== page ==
Conor Liston, MD, PhD is a neuroscientist, clinically active psychiatrist, and Associate Professor in the Department of Psychiatry and the Feil Family Brain and Mind Research Institute at Weill Cornell Medicine. The goals of his research program are to define mechanisms by which prefrontal cortical circuits support learning, memory, and motivation, and to understand how these functions are disrupted in depression, OCD, and other neuropsychiatric disorders, which most commonly emerge during the transition from adolescence to young adulthood. To this end, experiments in his lab integrate optogenetic tools, two-photon calcium imaging, functional MRI, and concurrent TMS. These approaches enable recording and manipulating the activity of specific circuits and cell types in vivo and investigating how developmental changes in synaptic remodeling shape their function across the life span. His team is also developing novel neuroimaging tools for informing diagnosis and predicting treatment response to neurostimulatory antidepressant interventions. Their long term goal is to identify new treatment targets for depression and other psychiatric conditions, and inform treatment selection decisions.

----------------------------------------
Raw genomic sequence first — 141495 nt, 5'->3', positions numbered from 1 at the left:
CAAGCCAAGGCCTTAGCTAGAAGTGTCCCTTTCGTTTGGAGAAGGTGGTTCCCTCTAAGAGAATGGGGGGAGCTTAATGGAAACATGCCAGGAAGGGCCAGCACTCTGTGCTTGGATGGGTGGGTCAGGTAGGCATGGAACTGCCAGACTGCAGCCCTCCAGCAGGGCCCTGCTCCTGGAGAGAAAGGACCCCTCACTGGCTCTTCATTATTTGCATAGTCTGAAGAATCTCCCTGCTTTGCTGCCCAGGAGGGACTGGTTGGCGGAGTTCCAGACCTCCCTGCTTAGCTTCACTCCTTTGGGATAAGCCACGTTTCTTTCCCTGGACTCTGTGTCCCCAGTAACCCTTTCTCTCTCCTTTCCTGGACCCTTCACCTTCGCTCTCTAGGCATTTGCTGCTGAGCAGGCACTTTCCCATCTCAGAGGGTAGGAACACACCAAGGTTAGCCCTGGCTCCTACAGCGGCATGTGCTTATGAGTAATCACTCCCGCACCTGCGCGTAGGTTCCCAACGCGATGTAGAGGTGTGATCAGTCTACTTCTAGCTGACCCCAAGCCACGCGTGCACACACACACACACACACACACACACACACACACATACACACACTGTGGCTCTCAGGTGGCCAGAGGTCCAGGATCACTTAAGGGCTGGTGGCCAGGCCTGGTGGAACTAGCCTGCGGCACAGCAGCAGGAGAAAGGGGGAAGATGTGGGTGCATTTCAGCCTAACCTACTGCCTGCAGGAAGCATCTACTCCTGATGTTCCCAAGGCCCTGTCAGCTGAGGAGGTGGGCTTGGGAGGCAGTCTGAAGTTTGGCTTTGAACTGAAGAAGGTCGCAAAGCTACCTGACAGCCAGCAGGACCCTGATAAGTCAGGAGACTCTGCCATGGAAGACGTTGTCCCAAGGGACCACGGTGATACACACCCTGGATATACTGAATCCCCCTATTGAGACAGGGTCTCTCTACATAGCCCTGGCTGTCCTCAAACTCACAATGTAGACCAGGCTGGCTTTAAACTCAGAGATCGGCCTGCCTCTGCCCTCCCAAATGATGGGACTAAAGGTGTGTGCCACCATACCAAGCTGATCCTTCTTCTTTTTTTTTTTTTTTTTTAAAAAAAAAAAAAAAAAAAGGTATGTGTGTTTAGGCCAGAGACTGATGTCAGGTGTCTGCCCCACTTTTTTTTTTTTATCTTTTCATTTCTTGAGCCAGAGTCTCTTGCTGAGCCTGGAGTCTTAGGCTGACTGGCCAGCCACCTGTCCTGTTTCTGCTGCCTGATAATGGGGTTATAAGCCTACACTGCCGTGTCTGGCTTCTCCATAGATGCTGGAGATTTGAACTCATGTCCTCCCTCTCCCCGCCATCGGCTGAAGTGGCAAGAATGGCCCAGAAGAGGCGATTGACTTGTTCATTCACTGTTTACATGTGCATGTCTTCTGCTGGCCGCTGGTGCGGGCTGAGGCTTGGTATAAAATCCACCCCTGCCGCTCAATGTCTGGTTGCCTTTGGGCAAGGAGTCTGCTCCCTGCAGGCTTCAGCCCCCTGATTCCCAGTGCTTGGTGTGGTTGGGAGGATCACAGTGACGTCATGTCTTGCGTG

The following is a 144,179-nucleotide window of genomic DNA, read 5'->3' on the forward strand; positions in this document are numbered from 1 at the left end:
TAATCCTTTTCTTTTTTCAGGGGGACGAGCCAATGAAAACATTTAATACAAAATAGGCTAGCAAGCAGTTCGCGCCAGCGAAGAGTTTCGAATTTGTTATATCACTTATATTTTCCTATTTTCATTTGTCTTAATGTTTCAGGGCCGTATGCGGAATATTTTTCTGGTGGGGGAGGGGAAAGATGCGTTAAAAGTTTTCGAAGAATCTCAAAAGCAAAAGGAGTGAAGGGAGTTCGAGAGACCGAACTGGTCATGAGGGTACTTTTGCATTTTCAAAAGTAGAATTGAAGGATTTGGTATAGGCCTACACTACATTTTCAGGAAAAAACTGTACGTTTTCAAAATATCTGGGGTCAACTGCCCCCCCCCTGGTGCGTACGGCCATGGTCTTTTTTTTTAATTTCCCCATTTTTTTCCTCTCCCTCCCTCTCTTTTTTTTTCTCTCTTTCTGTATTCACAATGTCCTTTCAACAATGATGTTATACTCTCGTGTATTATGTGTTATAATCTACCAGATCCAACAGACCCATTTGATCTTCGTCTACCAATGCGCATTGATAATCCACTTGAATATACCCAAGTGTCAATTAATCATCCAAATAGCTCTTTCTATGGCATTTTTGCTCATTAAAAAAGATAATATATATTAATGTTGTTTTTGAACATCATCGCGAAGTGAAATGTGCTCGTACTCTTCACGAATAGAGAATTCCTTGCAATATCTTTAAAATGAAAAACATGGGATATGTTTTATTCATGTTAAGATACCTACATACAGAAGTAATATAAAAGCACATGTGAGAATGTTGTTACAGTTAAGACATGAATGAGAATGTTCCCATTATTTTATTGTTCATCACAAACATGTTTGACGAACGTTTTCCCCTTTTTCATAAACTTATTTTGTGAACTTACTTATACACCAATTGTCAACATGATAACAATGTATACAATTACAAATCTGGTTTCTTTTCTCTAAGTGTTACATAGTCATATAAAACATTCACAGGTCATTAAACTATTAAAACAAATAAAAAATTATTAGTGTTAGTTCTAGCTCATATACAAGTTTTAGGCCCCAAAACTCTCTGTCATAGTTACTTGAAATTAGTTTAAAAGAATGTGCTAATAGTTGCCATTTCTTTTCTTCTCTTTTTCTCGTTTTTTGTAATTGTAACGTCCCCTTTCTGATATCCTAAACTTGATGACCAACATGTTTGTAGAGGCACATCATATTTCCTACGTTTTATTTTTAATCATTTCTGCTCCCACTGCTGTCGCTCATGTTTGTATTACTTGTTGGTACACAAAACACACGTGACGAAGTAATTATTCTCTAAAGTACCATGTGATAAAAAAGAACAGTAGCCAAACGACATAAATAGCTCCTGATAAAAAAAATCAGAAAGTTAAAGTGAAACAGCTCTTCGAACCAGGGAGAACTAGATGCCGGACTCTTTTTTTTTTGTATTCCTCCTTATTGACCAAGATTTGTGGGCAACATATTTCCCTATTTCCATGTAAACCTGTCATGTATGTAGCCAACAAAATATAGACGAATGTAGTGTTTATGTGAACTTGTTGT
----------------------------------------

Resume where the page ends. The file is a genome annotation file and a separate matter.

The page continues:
Dr. Liston graduated summa cum laude from Harvard College in 2002, and received his PhD and MD from The Rockefeller University and Weill Cornell Medicine in 2007 and 2008, respectively, where he was supported by a Paul and Daisy Soros Fellowship for New Americans. He subsequently completed his residency in psychiatry at NewYork–Presbyterian Hospital and postdoctoral training at Stanford University. He returned to Weill Cornell as an Assistant Professor in 2014. His research has been recognized with awards from the Klingenstein-Simons Foundation Fund, the Rita Allen Foundation, the Dana Foundation, the One Mind Institute, the Pritzker Neuropsychiatric Disorders Consortium, and the Hope for Depression Research Foundation. Dr. Liston is also a clinically active psychiatrist specializing in the management of treatment-resistant mood disorders.